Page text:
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Do You Need Professional Help With Probate Administration?

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Probate administration is the process of handling the basic issues involving an estate after a person's passing. Even if there are no disputes over the estate, there will be administrative concerns. You might wonder if you need probate administration services to manage these challenges. Here are four reasons to consider hiring professional help.

Assembling Assets

One of the biggest issues can be assembling the assets within the estate. Most assets require some proof of what happened to the owner. Suppose you need to collect the title for a house. Worse, the house is in a different state than where the estate's grantor passed. It is going to take time and documentation to work with the county government where the house is to obtain the title and eventually transfer it according to the terms of the will.

Similar issues occur with financial accounts. Banks and brokerages will want to see a copy of the death certificate to affirm that the person has passed. Depending on the decedent's finances at the time, there could be a lot of work.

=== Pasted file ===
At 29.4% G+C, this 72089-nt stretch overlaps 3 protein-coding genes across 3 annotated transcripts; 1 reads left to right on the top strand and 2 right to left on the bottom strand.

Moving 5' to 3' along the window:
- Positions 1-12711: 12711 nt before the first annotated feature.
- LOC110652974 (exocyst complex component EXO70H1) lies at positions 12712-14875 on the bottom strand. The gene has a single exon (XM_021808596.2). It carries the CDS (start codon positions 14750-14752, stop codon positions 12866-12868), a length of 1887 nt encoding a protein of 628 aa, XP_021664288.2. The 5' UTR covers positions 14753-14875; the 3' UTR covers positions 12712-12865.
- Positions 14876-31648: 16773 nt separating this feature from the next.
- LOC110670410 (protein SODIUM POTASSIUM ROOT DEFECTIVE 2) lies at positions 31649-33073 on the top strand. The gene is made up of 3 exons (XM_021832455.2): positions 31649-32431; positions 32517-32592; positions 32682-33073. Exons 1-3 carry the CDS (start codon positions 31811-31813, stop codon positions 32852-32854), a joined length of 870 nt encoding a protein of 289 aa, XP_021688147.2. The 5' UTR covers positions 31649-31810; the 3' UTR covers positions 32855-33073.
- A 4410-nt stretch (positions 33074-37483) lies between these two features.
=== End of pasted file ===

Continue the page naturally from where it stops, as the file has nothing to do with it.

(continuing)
Settling Debts and Paying Taxes

An oft-overlooked aspect of probate administration is paying off the deceased's obligations. Creditors and tax agencies have claims against the estate. Likewise, they can force the matter to a probate court if the obligations go unpaid. If the court concludes that the estate is unable to pay off all of the debts and taxes, the judge will force the estate into bankruptcy.

Consequently, an executor should make every possible effort to track down and pay the estate's debts and taxes. Then the court can have confidence that there won't be any outstanding claims.

Tracking Down Beneficiaries

People move on surprisingly fast. Even if the estate's grantor knew where everyone was a year ago, there could be people who've moved or fallen out of touch. Probate administration services providers are very good at digging through records and old contact information to locate and notify beneficiaries. Especially if you're dealing with numerous beneficiaries, this can make a big difference.

Reporting to the Court

Finally, the judge will want to see reports regarding any of the estate's issues. They will want to know what your status is for locating assets, paying debts, and notifying beneficiaries. If there are unsolvable problems that require adjusting the estate's disposition, you will need to document the good-faith efforts to address them. Also, you'll need to report administrative costs like maintaining buildings, paying for postage, and covering legal fees.